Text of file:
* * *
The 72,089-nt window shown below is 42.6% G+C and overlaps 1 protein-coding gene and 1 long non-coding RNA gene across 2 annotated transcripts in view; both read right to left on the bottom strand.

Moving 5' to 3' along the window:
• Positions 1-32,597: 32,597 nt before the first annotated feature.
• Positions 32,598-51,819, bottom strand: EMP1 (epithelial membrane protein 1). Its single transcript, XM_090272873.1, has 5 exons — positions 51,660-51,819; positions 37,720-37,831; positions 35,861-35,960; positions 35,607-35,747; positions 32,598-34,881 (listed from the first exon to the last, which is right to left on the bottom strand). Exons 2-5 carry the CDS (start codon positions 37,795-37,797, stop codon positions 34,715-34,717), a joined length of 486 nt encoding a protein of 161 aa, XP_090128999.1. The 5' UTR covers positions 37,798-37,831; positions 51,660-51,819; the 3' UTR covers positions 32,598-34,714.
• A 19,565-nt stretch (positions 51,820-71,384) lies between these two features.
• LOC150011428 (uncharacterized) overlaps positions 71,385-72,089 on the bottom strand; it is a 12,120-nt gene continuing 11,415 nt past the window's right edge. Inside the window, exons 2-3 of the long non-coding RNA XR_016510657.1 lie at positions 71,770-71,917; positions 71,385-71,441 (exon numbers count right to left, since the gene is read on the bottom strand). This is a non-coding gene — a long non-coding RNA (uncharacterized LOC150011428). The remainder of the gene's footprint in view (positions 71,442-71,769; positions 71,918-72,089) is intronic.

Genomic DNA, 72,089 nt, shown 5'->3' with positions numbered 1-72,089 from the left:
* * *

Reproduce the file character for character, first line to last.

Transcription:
The 72,089-nt window shown below is 42.6% G+C and overlaps 1 protein-coding gene and 1 long non-coding RNA gene across 2 annotated transcripts in view; both read right to left on the bottom strand.

Moving 5' to 3' along the window:
• Positions 1-32,597: 32,597 nt before the first annotated feature.
• Positions 32,598-51,819, bottom strand: EMP1 (epithelial membrane protein 1). Its single transcript, XM_090272873.1, has 5 exons — positions 51,660-51,819; positions 37,720-37,831; positions 35,861-35,960; positions 35,607-35,747; positions 32,598-34,881 (listed from the first exon to the last, which is right to left on the bottom strand). Exons 2-5 carry the CDS (start codon positions 37,795-37,797, stop codon positions 34,715-34,717), a joined length of 486 nt encoding a protein of 161 aa, XP_090128999.1. The 5' UTR covers positions 37,798-37,831; positions 51,660-51,819; the 3' UTR covers positions 32,598-34,714.
• A 19,565-nt stretch (positions 51,820-71,384) lies between these two features.
• LOC150011428 (uncharacterized) overlaps positions 71,385-72,089 on the bottom strand; it is a 12,120-nt gene continuing 11,415 nt past the window's right edge. Inside the window, exons 2-3 of the long non-coding RNA XR_016510657.1 lie at positions 71,770-71,917; positions 71,385-71,441 (exon numbers count right to left, since the gene is read on the bottom strand). This is a non-coding gene — a long non-coding RNA (uncharacterized LOC150011428). The remainder of the gene's footprint in view (positions 71,442-71,769; positions 71,918-72,089) is intronic.

Genomic DNA, 72,089 nt, shown 5'->3' with positions numbered 1-72,089 from the left: